The Healing Grace of Friendship

My father, like most fathers of daughters, had no sense of fairness. On camping trips, he assigned my mother and me to dish duty while he and my brother built fires and checked fuel and lit lanterns. I asked to learn, and he always refused. Maybe he genuinely thought these were skills I’d never need. Maybe, being Mormon, he assumed I’d always have a man nearby–that a woman, like a toddler, shouldn’t wander out of range of a father or husband. Women can’t be trusted to make good decisions, he told me once.

But maybe I’m the one being unfair now.

Either way, I found myself on a group camping trip this week, and I needed to boil water. I had no idea how to light a propane stove, and I assumed that if I tried, I’d go up in flames and take our campsite with me.

But my new friend, H., showed me how to turn on the burner and listen for the hiss of gas. She showed me how to pull out a match, close the box, and strike it against the side. When I managed to light the match and handed it off to her, she saw me take a quick step back. “Okay, maybe that’s enough for now,” she said. And I felt grateful.

See, I learned on the camping trip that all seven of us had our faults. Two of us–one being me–were competitive know-it-alls. One was keen on proselytizing the Gospel of Veganism and was always delivering plugs for it. One was a Queen Bee type who whined whenever things got hard. One had anxious, control issues. One was withdrawn and often distant. And one split her time between being brilliant and talking shit.

I love them all. At moments, each one can get on my nerves, especially the ones I love best. Especially the ones whose nerves I fray.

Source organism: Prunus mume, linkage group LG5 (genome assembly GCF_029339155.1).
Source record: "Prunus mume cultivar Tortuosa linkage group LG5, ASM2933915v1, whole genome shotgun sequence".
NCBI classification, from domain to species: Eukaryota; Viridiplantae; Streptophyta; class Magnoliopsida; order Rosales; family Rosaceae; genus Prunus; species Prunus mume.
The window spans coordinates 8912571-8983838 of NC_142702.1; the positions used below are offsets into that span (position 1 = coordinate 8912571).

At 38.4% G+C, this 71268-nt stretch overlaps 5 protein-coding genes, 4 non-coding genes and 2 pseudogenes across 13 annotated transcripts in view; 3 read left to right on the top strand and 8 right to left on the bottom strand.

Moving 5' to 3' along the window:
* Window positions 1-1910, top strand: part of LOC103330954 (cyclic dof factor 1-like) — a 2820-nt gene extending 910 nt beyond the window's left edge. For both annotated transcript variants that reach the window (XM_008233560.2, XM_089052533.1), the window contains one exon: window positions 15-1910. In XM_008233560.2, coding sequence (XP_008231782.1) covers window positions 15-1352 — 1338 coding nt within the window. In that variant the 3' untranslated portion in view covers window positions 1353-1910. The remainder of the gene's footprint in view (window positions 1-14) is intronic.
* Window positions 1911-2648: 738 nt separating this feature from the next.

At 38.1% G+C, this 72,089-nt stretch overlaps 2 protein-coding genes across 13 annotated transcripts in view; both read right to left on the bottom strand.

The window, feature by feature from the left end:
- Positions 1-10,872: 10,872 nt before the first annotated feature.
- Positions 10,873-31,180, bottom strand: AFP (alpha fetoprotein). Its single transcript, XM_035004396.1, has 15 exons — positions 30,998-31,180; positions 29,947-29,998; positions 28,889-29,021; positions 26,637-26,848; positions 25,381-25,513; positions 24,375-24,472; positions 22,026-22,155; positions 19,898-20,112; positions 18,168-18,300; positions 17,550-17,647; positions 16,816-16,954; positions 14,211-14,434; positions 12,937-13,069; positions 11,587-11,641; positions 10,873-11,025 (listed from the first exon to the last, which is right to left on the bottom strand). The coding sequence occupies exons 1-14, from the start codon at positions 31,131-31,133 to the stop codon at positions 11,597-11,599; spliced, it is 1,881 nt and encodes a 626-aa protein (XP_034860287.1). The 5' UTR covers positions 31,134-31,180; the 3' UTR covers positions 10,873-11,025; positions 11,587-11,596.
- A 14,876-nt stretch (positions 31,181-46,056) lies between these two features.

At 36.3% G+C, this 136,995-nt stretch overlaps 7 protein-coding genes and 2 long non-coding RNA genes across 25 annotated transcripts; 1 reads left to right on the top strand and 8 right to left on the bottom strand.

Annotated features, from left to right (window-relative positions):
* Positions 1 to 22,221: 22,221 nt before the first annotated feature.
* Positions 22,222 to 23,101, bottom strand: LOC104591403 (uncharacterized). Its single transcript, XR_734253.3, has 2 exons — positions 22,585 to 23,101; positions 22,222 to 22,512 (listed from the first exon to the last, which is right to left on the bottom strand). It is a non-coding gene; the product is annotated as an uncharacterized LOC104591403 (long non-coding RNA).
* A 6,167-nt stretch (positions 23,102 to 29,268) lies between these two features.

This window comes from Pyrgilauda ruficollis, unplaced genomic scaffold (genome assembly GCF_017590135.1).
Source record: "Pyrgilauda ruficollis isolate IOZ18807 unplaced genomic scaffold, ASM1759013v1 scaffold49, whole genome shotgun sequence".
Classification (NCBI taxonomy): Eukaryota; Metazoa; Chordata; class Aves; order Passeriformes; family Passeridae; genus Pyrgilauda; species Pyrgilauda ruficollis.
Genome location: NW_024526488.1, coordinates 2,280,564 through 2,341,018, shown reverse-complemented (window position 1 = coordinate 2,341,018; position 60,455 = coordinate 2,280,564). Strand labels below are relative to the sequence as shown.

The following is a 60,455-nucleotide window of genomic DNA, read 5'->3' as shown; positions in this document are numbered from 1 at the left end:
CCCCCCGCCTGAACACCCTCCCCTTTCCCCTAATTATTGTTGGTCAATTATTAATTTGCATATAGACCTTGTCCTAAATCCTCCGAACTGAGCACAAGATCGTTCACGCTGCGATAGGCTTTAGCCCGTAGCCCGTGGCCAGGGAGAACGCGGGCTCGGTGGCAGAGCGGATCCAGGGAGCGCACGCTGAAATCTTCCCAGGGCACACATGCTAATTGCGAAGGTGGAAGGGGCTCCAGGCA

And that’s the beauty of friendship, right? It’s a pact to accept each other, even knowing the worst.

I know my last post about friendship was negative. But there’s a difference between toxic personalities and your basic, run-of-the-mill human being.

All my life, I’ve been afraid of being dumped the moment a friend discovers a fault. After all, that was the way my parents treated me, and it was how my toxic friendships operated.

Now I find myself in the midst of some truly awesome people who put up with my shit because they know I’m more than my worst day. They believe in the better parts of me. And I put up with their shit because I also see so much more inside them–more even than they sometimes see in themselves.

And that makes the rest of the world easier to face. It also renders my own humanity less a liability and more a source of compassion and connection.

So how did things turn out between me and the stove? H. rounded me up for the next meal after I’d had time to calm down. She lit one burner in front of me. “See?” She said. “Easy.”

I tried again. I held the lit match right up to the hiss of gas like she’d showed me. Whoosh! Blue flame encircled the second burner.

“I did it! I did it!” I hugged her.

She laughed. “We’re all capable of so much more than we give ourselves credit for,” she said.

I thought that was just about one of the cheesiest and wisest things I’d heard in a long time.

Published by M.C. Easton

Novelist and teacher.

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